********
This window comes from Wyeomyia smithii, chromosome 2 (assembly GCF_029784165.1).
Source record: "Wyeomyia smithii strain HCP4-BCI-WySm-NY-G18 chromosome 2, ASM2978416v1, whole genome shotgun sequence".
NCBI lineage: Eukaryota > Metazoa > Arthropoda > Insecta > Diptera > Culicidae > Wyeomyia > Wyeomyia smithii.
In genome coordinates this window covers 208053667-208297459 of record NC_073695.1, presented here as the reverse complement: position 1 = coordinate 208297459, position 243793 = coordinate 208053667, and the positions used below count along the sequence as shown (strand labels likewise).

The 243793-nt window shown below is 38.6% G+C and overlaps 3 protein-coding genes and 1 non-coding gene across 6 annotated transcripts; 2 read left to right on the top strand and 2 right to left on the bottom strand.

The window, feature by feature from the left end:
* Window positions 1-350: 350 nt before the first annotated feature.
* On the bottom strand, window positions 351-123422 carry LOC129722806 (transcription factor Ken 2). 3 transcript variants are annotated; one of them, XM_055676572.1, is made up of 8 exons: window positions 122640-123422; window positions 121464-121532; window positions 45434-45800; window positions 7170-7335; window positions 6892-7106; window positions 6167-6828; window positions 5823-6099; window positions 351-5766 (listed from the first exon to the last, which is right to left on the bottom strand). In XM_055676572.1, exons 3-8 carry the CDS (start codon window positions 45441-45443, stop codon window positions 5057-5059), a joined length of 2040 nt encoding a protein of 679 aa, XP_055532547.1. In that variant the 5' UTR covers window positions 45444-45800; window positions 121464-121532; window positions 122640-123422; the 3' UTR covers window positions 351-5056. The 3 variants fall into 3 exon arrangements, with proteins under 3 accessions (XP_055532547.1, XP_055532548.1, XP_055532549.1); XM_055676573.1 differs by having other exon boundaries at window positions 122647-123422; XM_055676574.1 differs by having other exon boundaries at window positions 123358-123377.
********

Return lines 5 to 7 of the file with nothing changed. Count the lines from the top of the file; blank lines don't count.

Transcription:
The 243793-nt window shown below is 38.6% G+C and overlaps 3 protein-coding genes and 1 non-coding gene across 6 annotated transcripts; 2 read left to right on the top strand and 2 right to left on the bottom strand.

The window, feature by feature from the left end:
* Window positions 1-350: 350 nt before the first annotated feature.